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Virtual Aerobatic World Championships 2004

Last updated Wed, 05 Sep 2012 13:53:57 GMT
Originally posted on Wed, 27 Oct 2004 15:35:44 GMT

The winner this year is the former champion Thiago de Aguiar Sabino from Brazil. Congratulations! After loosing the lead during the first unknown compulsory he made a very good last sequence and took the final lead. You can download the flight videos by clicking on the scores of a single flight and scroll down the single score sheets to the bottom.

It is time for the Virtual Aerobatic World Championships once again. This is the third Championship competition held by Michael Garbers and The Virtual Aerobatic World Championships are based on the real Flight Aerobatic competition and pilots are held to the same standards and rules as the official rules set by the FAI.

There are five classes in the competition. These include primary, sportsman, intermediate, advanced, and unlimited. Each class has its own set of rules for the competition, as well as the general rules. You can also compete in the four minute freestyle portion of the competition and the independent glider competition.

It is important for all contestants to study and be familiar with the FAI's “Rules CIVA Regulations Part 1-Events for Powered Aircraft Section 6.” These regulations apply to the Virtual Aerobatic competition too. Michael keeps his regulations as close to these as possible. First, you must choose which class you are going to be in. Once you have decided this, it is a good idea to practice and train.

You want to choose the right aircraft for aerobatics. Not all aircraft and a good fit for this sport. It is best to choose your aircraft based on trial and error. If you are flying primary or sportsman, try the Decathlon or Marchetti. These aircraft have better spin characteristics. The Christen Eagle II is good for height. For training, start out small and work your way to the big stuff. It is wise to always check your flight from the tower view in replay. This is how the judges are going to view your sequences.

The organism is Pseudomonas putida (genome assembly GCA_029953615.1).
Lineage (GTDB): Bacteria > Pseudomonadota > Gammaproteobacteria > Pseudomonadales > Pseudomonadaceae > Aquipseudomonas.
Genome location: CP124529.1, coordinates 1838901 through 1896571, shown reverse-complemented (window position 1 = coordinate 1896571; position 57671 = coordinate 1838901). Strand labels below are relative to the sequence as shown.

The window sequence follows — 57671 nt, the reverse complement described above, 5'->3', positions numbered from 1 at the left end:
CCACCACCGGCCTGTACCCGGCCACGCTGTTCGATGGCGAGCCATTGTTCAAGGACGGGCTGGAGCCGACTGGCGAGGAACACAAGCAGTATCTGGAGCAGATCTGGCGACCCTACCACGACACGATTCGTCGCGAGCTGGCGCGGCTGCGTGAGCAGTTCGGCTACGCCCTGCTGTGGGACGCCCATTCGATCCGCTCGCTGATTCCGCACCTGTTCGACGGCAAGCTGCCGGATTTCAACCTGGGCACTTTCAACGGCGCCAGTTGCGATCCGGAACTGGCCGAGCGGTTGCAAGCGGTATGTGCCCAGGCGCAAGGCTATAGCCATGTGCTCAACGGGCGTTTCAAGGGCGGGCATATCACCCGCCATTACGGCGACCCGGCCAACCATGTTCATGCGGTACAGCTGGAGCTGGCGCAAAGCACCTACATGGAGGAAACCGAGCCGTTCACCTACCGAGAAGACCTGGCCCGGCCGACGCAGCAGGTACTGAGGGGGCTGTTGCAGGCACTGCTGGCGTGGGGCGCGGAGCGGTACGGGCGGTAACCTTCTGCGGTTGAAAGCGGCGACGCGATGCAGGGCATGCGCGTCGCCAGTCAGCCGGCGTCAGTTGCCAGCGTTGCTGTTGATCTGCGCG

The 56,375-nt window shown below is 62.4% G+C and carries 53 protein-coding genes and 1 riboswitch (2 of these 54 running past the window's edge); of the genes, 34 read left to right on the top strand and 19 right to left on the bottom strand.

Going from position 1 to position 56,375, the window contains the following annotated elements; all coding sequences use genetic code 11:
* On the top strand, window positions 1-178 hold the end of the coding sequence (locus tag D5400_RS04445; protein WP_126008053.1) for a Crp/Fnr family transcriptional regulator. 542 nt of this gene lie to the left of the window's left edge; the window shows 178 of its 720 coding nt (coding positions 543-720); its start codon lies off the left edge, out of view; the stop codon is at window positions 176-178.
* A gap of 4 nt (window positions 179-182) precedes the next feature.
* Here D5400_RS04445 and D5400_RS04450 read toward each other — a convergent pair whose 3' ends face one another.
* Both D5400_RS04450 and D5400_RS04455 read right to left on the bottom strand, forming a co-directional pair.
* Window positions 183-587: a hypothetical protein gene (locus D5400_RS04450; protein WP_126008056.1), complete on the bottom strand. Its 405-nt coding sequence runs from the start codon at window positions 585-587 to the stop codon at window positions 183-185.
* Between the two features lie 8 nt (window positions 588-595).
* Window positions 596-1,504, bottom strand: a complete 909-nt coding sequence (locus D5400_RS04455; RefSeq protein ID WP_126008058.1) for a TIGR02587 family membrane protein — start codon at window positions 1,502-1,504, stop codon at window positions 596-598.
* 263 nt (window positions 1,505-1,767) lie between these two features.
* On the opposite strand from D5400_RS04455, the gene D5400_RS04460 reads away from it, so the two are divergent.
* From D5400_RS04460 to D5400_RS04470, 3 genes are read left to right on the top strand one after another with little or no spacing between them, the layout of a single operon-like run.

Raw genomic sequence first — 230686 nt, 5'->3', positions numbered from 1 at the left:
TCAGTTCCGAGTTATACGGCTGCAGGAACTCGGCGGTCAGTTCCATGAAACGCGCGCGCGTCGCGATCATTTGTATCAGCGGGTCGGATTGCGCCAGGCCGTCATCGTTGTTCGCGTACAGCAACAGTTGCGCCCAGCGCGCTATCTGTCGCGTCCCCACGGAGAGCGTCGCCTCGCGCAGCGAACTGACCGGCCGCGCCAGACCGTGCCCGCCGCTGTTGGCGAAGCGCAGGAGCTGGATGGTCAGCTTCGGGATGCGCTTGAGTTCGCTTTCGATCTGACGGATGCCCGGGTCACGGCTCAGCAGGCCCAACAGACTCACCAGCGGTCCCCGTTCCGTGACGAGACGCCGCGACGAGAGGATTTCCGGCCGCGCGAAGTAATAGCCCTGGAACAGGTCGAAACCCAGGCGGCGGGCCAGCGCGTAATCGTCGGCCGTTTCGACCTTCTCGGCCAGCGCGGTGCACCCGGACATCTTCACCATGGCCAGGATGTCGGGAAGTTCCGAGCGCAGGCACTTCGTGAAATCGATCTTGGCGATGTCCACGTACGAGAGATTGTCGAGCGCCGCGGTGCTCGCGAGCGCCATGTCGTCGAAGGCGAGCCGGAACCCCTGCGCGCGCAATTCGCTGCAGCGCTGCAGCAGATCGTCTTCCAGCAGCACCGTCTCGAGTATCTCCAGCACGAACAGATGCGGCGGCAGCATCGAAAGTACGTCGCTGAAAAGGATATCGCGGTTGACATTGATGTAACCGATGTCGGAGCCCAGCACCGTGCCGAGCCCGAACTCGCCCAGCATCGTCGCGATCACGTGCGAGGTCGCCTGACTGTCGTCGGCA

When it is time to compete, make sure you do both sequences in your class and follow the rules. Each class has its own set of rules that must be followed. The rules govern things like the aerobatic box, horizontal outs, and K-factor of positioning. Once you have completed your two sequences, be sure to submit both the video and the flight recorder for each.

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Ian Stephens

About Ian Stephens

Ian Stephens is a flight simulation enthusiast also with a keen interest in aviation and technology.  Ian spends a lot of his time experimenting with various simulator packages but has a love for Microsoft Flight Simulator X because of the huge selection of add-ons available.  However, Ian also has copies of Prepar3D and X-Plane installed. 

Ian has been writing for Fly Away Simulation for over 9 years.  Should you wish, you can contact Ian via email at


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